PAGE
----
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The Supreme Court ruled yesterday that new limits could be placed on the federal government's power to enforce the 34-year-old Clean Water Act, but a set of opinions handed down by the justices did little to define what those limits might be.
In yesterday's ruling, a five-justice majority agreed that the Army Corps of Engineers, the lead federal agency on wetlands regulation, exceeded its authority when it denied two Michigan developers permits to build on wetlands. The court said the Corps had gone beyond the Clean Water Act by making landowners obtain permits to dump rocks and dirt not only in marshes directly next to lakes and rivers but also in areas linked to larger bodies of water only through a network of ditches and drains.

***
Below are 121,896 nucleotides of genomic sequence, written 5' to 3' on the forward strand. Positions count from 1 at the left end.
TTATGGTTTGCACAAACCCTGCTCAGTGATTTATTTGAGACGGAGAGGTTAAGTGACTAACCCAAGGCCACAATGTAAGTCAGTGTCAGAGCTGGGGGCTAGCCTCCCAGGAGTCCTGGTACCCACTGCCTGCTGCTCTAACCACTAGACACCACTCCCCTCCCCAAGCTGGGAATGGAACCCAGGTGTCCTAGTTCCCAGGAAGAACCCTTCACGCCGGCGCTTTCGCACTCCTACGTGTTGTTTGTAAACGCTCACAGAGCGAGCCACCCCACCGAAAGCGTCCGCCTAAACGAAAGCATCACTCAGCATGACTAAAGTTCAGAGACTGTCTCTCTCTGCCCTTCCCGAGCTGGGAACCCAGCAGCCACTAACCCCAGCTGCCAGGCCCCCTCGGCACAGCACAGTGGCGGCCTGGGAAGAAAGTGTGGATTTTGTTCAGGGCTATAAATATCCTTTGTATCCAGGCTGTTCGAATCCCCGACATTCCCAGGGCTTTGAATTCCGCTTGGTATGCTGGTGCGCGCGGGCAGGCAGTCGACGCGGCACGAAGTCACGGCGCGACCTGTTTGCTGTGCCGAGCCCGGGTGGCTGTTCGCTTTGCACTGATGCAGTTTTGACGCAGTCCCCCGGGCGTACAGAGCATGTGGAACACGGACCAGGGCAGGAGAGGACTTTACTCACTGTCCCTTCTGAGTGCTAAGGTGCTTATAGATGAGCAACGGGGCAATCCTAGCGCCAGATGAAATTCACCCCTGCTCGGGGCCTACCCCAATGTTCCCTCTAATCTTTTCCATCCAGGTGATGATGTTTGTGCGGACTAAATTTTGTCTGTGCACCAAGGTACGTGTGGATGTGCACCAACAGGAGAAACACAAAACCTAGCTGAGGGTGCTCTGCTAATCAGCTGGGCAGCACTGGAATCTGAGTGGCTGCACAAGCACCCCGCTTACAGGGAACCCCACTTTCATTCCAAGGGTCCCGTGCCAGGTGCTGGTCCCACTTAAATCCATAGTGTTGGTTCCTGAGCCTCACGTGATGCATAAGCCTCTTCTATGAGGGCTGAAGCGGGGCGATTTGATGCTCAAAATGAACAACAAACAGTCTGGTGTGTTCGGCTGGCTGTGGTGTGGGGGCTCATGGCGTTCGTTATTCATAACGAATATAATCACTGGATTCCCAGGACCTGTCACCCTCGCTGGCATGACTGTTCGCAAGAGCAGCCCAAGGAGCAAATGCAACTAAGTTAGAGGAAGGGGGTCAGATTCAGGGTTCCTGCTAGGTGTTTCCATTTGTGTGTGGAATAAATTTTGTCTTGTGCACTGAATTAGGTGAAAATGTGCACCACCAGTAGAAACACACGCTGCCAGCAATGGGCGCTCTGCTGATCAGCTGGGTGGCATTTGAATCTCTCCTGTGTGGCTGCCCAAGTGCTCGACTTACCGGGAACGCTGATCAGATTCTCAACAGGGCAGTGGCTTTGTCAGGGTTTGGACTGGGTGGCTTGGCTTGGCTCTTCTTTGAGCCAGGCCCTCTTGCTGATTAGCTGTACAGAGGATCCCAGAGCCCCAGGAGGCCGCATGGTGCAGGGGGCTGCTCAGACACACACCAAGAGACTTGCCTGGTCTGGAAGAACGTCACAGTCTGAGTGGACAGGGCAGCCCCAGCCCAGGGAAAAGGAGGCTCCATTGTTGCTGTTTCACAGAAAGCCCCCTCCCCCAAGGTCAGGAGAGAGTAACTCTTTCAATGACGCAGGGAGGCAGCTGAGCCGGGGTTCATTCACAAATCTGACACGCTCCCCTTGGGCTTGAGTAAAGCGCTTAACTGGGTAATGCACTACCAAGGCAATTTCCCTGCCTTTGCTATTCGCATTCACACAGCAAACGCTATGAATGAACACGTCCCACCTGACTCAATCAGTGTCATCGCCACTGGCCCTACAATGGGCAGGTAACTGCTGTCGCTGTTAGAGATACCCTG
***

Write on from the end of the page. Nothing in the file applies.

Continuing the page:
But there was no clear majority as to where the Corps should have drawn the line...
The net effect of the most important Clean Water Act case to reach the court in recent years was thus neither the outright rollback of federal wetlands regulation that property rights advocates have long sought nor the reaffirmation of the Clean Water Act that environmental organizations had desired.